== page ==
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Thread: very very slow

  1. #1
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    Unanswered: very very slow

    Hi

    I've a database contains around 100 tables with the same structure. when opening these through a view the performance is extremely slow. it takes more than 12 minutes to open the first 1000 records even on a local pc.

    Any suggestions.


    BR

  2. #2
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    If the tables have the same structure, can you tell us what the difference between them is? i.e. why can't you have one bigger table?
    George
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  3. #3
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    If the tables have the same structure then they should just be one table. You can add a type field to say what table they might of gone into. You can see for yourself why MySQL is acting slow with your design: first find a particular word in a single large dictionary (shouldn't take you too long), then find the same word in 100 small dictionaries (takes much longer).

    Obviously I don't know what's in your tables but the fact you have a 100 of them all with similar data suggests the design is wrong.

    EDIT: sorry george - you must of replied while I was typing.
    Last edited by mike_bike_kite; 09-09-09 at 06:42.

  4. #4
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    I recently did some evaluated the difference between a relational model vs. a network model database. I have found that a network model actually has less overhead and takes less IO to perform the same actions than a relational database like MySQL.

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  6. #6
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    This is a large billing system. The application holds data based on year and month. and the user may query all data based also on date.

  7. #7
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    Quote Originally Posted by itman220
    This is a large billing system. The application holds data based on year and month. and the user may query all data based also on date.
    If the data in the tables is simply split by year and month then you could work out what tables you need to access by the the date range required ie if looking at month to date data then just build your query on the current table. Needless to say this type of database design is very poor and will cause lot's of issues. Is there a particular reason you can't put the data into one table?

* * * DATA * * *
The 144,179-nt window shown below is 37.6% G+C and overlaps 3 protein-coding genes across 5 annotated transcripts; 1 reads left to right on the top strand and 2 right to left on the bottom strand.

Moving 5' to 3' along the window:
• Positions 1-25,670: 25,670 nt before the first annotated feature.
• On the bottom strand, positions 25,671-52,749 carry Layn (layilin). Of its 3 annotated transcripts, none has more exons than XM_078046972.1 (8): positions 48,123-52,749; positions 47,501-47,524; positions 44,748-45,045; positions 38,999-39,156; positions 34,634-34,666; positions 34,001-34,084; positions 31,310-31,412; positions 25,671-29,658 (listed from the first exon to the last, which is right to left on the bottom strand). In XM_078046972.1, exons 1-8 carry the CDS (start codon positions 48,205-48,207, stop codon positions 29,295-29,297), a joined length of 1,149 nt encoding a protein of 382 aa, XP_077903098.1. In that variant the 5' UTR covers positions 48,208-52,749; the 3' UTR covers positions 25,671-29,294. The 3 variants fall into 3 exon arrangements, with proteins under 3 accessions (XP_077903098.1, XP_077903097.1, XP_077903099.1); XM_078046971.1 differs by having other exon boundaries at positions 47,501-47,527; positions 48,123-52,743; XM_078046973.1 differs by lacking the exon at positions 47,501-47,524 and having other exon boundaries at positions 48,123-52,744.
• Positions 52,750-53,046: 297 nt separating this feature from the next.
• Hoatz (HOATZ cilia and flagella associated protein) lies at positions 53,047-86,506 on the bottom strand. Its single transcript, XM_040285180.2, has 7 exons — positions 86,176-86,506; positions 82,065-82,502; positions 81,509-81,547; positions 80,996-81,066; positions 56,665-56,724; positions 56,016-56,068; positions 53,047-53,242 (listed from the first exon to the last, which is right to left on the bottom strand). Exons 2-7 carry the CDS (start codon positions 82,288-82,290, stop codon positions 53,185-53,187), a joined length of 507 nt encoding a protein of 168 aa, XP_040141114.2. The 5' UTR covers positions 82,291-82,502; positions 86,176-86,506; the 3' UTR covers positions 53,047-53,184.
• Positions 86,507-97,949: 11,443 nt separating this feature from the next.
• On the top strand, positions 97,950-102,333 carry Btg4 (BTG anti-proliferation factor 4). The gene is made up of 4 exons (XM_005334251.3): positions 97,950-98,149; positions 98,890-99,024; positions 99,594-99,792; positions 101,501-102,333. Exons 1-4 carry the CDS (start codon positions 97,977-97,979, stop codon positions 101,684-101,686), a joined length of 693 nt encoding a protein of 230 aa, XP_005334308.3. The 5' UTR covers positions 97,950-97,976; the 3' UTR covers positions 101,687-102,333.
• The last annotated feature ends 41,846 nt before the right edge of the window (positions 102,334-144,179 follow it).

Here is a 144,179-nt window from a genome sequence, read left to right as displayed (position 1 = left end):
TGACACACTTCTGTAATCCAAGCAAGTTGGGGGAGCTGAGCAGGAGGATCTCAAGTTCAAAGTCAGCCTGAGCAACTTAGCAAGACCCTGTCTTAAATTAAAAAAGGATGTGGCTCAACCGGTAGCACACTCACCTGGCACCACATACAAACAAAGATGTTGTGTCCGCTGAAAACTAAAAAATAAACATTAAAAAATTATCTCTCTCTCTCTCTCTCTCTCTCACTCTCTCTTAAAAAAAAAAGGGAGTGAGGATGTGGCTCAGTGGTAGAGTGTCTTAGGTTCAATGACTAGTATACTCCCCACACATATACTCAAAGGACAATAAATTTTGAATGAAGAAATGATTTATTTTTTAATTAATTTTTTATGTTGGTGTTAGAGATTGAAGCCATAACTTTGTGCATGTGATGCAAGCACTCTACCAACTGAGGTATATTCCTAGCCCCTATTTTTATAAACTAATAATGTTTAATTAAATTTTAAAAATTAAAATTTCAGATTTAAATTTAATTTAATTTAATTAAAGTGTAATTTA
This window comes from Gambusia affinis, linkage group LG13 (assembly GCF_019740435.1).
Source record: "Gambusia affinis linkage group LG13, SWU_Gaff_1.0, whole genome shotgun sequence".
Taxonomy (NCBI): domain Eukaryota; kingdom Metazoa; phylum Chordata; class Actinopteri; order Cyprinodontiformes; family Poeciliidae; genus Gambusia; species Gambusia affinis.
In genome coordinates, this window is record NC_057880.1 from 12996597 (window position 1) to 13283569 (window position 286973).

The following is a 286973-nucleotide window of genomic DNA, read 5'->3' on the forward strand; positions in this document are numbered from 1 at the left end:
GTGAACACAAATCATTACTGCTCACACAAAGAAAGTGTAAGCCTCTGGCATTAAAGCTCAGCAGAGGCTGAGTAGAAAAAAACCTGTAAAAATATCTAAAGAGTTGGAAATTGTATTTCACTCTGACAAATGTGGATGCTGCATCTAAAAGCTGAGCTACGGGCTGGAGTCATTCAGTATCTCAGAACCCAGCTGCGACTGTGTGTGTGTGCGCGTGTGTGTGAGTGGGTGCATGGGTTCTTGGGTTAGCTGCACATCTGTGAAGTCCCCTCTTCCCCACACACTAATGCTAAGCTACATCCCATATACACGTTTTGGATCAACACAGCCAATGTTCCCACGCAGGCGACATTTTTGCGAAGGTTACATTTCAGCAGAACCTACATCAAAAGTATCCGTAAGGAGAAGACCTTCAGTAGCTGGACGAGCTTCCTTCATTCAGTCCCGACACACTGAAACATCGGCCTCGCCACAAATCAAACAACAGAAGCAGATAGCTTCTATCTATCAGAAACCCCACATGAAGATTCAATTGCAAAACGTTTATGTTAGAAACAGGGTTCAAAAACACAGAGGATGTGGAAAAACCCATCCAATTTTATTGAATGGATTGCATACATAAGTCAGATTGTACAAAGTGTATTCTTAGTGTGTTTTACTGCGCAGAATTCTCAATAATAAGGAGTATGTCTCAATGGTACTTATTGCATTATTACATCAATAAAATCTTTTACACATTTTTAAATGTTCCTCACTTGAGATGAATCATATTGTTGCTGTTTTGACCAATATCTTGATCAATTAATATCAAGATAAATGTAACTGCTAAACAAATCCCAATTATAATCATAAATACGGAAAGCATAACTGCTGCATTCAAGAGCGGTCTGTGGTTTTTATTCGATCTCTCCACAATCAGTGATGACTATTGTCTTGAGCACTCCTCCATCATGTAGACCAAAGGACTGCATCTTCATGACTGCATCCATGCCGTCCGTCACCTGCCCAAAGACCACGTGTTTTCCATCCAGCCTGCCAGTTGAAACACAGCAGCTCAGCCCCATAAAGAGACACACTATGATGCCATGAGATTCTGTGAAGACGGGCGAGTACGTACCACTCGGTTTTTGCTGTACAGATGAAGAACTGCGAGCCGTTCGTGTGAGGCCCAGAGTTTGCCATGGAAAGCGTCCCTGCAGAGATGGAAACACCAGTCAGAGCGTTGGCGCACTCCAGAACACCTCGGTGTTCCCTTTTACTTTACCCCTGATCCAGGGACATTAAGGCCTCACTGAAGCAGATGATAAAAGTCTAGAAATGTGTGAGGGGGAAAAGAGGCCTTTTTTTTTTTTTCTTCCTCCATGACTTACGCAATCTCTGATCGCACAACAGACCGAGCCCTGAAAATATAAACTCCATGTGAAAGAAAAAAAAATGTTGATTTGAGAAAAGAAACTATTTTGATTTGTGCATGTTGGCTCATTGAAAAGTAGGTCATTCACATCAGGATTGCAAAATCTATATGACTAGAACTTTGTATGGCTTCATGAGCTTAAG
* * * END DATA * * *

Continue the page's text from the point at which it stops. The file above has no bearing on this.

8. #8
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    This is a large billing system. The application holds data based on year and month. and the user may query all data based also on date.
    Like I said before ... Merge table may be the best solution for you. Here's some excerpt from MySQL website:

    MERGE tables can help you solve the following problems:

    • Easily manage a set of log tables. For example, you can put data from different months into separate tables, compress some of them with myisampack, and then create a MERGE table to use them as one.
    • Obtain more speed. You can split a big read-only table based on some criteria, and then put individual tables on different disks. A MERGE table on this could be much faster than using the big table.
    • Perform more efficient searches. If you know exactly what you are looking for, you can search in just one of the split tables for some queries and use a MERGE table for others. You can even have many different MERGE tables that use overlapping sets of tables.

  9. #9
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    Quote Originally Posted by mnirwan
    Merge table may be the best solution for you.
    I've never used this feature but I agree it seems to offer the easiest solution. However the underlying problem is the database design and I thought it worth querying why the tables were split that way.

  10. #10
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    Quote Originally Posted by mike_bike_kite
    I've never used this feature but I agree it seems to offer the easiest solution. However the underlying problem is the database design and I thought it worth querying why the tables were split that way.
    I've used this feature at work for tables with billions of rows. However, even then, I only have 4 split tables. You are right. There's underlying problem of having 100 tables.

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